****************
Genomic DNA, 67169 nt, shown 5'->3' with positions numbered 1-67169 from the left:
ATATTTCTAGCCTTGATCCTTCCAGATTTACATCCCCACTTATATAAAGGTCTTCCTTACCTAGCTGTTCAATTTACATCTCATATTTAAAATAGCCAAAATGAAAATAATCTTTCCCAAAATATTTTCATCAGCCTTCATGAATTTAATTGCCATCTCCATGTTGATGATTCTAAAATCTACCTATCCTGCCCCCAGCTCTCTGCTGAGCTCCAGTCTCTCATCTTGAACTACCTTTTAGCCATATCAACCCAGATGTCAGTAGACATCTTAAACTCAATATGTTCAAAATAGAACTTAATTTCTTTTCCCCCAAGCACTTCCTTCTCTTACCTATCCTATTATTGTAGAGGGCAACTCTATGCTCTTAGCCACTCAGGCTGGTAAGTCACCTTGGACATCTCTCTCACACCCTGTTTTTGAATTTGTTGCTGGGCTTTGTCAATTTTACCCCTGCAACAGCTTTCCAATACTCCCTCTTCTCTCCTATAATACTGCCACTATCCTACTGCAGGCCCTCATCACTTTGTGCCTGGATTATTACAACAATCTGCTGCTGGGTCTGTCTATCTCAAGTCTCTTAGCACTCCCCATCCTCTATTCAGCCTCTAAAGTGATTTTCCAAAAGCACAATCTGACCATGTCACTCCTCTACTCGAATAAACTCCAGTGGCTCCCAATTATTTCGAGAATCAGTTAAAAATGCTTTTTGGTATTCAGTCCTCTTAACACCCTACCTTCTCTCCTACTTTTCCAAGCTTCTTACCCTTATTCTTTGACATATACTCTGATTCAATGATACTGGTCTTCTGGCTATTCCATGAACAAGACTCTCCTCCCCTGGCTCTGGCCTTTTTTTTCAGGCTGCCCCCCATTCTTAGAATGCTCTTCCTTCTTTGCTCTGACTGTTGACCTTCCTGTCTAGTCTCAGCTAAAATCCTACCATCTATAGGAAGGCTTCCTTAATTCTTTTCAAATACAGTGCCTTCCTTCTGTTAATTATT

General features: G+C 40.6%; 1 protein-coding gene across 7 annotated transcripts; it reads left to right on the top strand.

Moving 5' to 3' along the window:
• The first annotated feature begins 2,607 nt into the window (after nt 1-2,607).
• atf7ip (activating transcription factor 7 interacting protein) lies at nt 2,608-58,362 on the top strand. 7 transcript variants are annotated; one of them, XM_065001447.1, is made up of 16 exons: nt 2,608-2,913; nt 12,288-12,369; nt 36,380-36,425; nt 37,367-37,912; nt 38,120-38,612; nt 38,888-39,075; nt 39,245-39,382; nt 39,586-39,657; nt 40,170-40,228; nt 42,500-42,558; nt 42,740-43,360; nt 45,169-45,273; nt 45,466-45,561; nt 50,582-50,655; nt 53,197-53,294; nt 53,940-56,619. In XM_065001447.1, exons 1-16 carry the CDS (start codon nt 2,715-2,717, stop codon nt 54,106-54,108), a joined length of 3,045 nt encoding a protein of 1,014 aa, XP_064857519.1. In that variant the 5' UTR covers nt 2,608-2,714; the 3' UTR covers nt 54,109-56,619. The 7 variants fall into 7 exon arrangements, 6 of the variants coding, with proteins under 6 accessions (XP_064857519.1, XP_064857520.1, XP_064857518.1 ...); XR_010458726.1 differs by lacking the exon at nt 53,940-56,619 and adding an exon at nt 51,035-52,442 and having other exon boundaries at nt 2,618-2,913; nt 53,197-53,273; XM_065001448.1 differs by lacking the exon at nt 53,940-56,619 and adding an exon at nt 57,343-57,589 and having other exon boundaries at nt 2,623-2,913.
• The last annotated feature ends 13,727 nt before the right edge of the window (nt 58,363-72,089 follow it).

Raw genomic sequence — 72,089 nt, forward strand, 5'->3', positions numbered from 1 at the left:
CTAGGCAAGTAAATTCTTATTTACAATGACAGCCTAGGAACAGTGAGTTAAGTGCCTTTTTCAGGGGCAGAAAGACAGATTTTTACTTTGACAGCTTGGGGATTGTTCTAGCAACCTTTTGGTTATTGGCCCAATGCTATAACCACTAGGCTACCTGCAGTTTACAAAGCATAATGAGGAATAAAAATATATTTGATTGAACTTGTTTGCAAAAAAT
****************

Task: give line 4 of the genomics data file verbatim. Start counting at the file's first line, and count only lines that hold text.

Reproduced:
Moving 5' to 3' along the window: